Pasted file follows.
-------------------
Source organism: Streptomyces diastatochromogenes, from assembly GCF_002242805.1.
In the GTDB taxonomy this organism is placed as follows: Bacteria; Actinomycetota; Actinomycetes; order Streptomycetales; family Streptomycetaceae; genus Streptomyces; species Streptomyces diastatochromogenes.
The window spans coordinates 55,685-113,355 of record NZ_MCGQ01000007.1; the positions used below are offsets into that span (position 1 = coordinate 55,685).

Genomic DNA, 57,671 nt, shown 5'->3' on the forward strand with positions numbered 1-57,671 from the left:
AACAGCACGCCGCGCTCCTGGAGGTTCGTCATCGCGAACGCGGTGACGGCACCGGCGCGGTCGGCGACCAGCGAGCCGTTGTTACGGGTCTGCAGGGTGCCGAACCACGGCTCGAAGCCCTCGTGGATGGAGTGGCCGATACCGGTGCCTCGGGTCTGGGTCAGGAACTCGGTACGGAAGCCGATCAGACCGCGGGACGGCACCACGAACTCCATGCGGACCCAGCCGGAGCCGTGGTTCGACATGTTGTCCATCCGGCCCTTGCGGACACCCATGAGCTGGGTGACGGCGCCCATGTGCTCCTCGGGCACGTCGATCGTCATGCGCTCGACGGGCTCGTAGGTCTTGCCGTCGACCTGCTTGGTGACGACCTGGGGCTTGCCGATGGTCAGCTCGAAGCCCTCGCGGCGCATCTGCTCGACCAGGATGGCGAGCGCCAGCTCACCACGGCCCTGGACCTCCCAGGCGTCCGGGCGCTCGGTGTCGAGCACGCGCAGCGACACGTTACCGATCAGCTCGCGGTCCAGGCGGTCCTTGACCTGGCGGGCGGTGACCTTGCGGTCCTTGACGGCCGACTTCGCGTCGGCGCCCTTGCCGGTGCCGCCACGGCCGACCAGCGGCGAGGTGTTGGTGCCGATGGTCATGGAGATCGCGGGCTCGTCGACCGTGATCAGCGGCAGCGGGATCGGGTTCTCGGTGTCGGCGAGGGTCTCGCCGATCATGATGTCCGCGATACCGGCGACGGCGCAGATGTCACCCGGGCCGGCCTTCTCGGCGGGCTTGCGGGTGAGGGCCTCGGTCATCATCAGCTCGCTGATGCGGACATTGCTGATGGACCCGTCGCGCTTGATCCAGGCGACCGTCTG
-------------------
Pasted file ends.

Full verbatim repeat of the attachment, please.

Source organism: Streptomyces diastatochromogenes, from assembly GCF_002242805.1.
In the GTDB taxonomy this organism is placed as follows: Bacteria; Actinomycetota; Actinomycetes; order Streptomycetales; family Streptomycetaceae; genus Streptomyces; species Streptomyces diastatochromogenes.
The window spans coordinates 55,685-113,355 of record NZ_MCGQ01000007.1; the positions used below are offsets into that span (position 1 = coordinate 55,685).

Genomic DNA, 57,671 nt, shown 5'->3' on the forward strand with positions numbered 1-57,671 from the left:
AACAGCACGCCGCGCTCCTGGAGGTTCGTCATCGCGAACGCGGTGACGGCACCGGCGCGGTCGGCGACCAGCGAGCCGTTGTTACGGGTCTGCAGGGTGCCGAACCACGGCTCGAAGCCCTCGTGGATGGAGTGGCCGATACCGGTGCCTCGGGTCTGGGTCAGGAACTCGGTACGGAAGCCGATCAGACCGCGGGACGGCACCACGAACTCCATGCGGACCCAGCCGGAGCCGTGGTTCGACATGTTGTCCATCCGGCCCTTGCGGACACCCATGAGCTGGGTGACGGCGCCCATGTGCTCCTCGGGCACGTCGATCGTCATGCGCTCGACGGGCTCGTAGGTCTTGCCGTCGACCTGCTTGGTGACGACCTGGGGCTTGCCGATGGTCAGCTCGAAGCCCTCGCGGCGCATCTGCTCGACCAGGATGGCGAGCGCCAGCTCACCACGGCCCTGGACCTCCCAGGCGTCCGGGCGCTCGGTGTCGAGCACGCGCAGCGACACGTTACCGATCAGCTCGCGGTCCAGGCGGTCCTTGACCTGGCGGGCGGTGACCTTGCGGTCCTTGACGGCCGACTTCGCGTCGGCGCCCTTGCCGGTGCCGCCACGGCCGACCAGCGGCGAGGTGTTGGTGCCGATGGTCATGGAGATCGCGGGCTCGTCGACCGTGATCAGCGGCAGCGGGATCGGGTTCTCGGTGTCGGCGAGGGTCTCGCCGATCATGATGTCCGCGATACCGGCGACGGCGCAGATGTCACCCGGGCCGGCCTTCTCGGCGGGCTTGCGGGTGAGGGCCTCGGTCATCATCAGCTCGCTGATGCGGACATTGCTGATGGACCCGTCGCGCTTGATCCAGGCGACCGTCTG